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Posts Tagged ‘Mike Jones’

Fashion Blogger Changes Into MeUndies.com

If we told you that a former CEO of Myspace was now involved in the mail-order underwear business, would it surprise you? According to a Portfolio.com profile of the two west coast entrepreneurs responsible for MeUndies.com, which officially busts out of beta today, Mike JonesScience Inc. provided seed funding for the company at the end of last year.

The main competition for MeUndies.com is Manpacks.com. However, both the lower monthly delivery price point and higher-quality source material may give this LA-Turkey based operation a waistband edge:

The underwear is made from Modal, a soft, smooth fabric made of reconstituted cellulose from the beech tree, which, unlike cotton, is designed not to shrink. “It’s a great-feeling fabric,” says [co-founder] Jonathan Shokrian. “We searched for the best factories and the best fabric.”

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No Joke: Myspace Exec Offers Advice to Yahoo

FishbowlLA thinks it takes some balls for the head of a company Rupert Murdoch had to unload for a net purchase price loss of $545 million to chime in with thoughts on how another suddenly embattled media firm might proceed. But that’s just what former Myspace president and current-outgoing CEO Mike Jones has done today at TheWrap under the headline “How to Fix Yahoo: The Innovator’s Dilemma.”

Towards the end of the matrix illustrated two-pager, Jones shares a most unfortunate Myspace tidbit. He writes that at the sputtering social network, he and his colleagues often debated whether to “upgrade the ship or move the passengers into new ships.” Insert Titanic joke(s) here.

It gets better. Jones actually has the gall to commiserate with Yahoo’s current predicament, suggesting that “we failed to capture the attention of the world–as did Yahoo’s $100M rebrand campaign.”

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Myspace Sold for $35 Million

All Things D is reporting that News Corp.’s Myspace days have finally come to a close. The site has been sold to Specific Media, an advertising network, for $35 million (so we were close). Mike Jones, Myspace’s outgoing CEO, made sure to mention those lay offs in an announcement about the sale:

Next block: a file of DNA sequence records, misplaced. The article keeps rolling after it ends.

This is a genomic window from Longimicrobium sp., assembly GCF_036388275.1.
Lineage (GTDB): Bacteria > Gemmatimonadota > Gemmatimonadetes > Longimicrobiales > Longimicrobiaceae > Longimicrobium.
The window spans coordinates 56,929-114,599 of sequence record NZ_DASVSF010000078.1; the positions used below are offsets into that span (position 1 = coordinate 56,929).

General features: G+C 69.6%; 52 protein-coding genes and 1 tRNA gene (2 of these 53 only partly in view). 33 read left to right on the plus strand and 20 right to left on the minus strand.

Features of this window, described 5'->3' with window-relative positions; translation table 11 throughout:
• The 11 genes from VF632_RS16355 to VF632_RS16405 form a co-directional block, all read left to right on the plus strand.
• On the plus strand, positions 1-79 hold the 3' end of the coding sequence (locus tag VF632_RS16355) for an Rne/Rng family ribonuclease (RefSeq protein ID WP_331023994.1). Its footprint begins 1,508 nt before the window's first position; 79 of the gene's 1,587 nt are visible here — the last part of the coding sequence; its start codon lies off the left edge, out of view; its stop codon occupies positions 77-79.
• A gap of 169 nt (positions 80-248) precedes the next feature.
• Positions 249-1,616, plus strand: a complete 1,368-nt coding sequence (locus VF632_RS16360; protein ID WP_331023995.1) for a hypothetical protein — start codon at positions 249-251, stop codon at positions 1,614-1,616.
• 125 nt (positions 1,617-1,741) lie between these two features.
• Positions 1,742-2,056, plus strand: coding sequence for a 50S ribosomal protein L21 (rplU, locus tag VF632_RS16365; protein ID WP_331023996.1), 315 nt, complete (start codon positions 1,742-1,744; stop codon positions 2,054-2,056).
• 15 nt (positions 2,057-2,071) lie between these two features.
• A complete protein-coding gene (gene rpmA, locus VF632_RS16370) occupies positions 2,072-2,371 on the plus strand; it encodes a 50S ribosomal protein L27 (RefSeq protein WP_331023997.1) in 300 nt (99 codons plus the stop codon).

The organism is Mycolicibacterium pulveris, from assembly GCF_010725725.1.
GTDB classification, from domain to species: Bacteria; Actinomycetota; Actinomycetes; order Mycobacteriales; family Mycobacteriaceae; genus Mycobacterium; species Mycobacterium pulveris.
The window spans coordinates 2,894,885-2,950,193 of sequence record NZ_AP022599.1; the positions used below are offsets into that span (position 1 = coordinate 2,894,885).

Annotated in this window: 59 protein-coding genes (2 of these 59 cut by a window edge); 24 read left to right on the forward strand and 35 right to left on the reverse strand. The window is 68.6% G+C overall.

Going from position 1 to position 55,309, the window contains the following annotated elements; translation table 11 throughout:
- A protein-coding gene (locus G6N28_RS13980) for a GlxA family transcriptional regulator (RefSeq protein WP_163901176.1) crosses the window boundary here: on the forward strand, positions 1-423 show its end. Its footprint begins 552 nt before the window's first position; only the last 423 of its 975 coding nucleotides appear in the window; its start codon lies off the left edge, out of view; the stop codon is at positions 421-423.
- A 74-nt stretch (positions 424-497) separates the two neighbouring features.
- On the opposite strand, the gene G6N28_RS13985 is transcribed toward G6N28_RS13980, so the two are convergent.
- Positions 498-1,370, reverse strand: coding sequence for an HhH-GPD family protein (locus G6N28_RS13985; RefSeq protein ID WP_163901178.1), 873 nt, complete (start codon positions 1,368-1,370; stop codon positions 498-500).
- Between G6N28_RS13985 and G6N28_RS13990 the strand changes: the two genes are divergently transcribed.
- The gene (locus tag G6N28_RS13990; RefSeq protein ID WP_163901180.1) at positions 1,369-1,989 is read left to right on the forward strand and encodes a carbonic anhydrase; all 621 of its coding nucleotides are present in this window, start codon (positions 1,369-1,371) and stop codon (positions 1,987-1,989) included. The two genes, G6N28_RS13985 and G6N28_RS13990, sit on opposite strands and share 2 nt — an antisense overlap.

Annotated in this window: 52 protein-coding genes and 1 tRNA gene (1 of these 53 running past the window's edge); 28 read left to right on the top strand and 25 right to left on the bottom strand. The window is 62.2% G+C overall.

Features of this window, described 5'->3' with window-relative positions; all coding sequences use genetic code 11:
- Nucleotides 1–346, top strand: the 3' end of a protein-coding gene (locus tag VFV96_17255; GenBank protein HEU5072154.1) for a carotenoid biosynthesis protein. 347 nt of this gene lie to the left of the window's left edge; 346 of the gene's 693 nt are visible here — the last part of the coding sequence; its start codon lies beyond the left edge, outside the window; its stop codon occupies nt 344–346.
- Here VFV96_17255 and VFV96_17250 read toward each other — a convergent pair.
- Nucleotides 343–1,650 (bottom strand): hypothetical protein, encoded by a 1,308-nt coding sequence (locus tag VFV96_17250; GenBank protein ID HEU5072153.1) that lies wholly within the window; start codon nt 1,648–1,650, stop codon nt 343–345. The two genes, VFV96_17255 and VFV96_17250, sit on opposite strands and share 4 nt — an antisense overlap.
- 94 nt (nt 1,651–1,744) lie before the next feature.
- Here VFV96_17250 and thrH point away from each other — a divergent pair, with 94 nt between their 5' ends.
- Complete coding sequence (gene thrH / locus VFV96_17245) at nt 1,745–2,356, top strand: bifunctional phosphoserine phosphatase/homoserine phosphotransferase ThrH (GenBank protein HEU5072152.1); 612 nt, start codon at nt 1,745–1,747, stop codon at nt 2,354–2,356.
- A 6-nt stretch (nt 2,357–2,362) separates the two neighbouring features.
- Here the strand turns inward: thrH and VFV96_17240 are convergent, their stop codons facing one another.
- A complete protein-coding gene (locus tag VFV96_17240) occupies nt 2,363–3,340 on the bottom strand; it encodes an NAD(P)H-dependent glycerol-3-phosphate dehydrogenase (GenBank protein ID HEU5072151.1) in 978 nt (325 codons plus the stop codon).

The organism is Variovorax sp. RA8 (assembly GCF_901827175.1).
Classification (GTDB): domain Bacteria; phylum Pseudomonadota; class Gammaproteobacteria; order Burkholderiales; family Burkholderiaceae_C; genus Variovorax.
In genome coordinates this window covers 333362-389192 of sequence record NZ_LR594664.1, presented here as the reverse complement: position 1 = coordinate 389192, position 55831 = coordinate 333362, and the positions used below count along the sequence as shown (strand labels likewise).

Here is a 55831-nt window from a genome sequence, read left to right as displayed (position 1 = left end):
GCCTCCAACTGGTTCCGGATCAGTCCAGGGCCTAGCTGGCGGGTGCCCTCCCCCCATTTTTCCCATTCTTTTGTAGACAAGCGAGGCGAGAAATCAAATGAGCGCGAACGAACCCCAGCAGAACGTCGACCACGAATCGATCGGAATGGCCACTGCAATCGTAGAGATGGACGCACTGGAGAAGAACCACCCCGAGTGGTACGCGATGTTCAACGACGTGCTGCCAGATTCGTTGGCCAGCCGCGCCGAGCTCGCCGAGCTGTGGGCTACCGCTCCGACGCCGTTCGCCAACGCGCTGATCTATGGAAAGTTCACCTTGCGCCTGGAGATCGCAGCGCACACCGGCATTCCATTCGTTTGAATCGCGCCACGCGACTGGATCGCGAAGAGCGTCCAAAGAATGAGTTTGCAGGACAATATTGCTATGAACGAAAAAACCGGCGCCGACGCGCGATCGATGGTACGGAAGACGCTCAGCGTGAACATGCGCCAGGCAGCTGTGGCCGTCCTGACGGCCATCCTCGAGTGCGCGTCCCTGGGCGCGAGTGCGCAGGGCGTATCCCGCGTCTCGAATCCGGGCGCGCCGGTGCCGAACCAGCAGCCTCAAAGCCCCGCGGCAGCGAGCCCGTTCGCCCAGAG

In conjunction with the deal, we are conducting a series of restructuring initiatives, including a significant reduction in our workforce. I will assist Specific with the transition over the next two months before departing my role as Myspace CEO.

Who knows what will happen to Myspace now, but one thing is for certain, we will always remember the porn spam and the inane bulletins that the site brought into our lives each day. For that we will always be grateful.

Nearly Half of MySpace Staff Given the Axe

MySpace announced today the layoffs of 47% of the company’s staff, about 500 employees. The cuts come just 3 months after the News Corp-owned social network revamped the site. In a release, CEO Mike Jones made sure to emphasize that the alterations to MySpace were not the cause of the layoffs:

These changes were purely driven by issues related to our legacy business, and in no way reflect the performance of the new product. The new organizational structure will enable us to move more nimbly, develop products more quickly, and attain more flexibility on the financial side … While it’s still early days, the new Myspace is trending positively and the good news is we have already seen an uptick in returning and new users.

MySpace is based out of Beverly Hills, CA. It has not been announced how many local employees will be affected by the layoffs.

News Corp’s Myspace Cuts 500 Staffers

The uncertainty surrounding Myspace has come to a climax: the News Corp owned website just announced that it is laying off almost half of its employees. Mike Jones, a Chief Executive at the company, issued a statement saying that the layoffs were part of significant changes at the company:

Today’s tough but necessary changes were taken in order to provide the company with a clear path for sustained growth and profitability.   These changes were purely driven by issues related to our legacy business, and in no way reflect the performance of the new product.  The new organizational structure will enable us to move more nimbly, develop products more quickly, and attain more flexibility on the financial side.

Right. Companies that are doing great always drop half of their workforce. Happens all the time! We’re waiting to hear about Procter & Gamble cutting its staff because Pantene Pro-V is simply too good.

The complete statement from Jones is after the jump.

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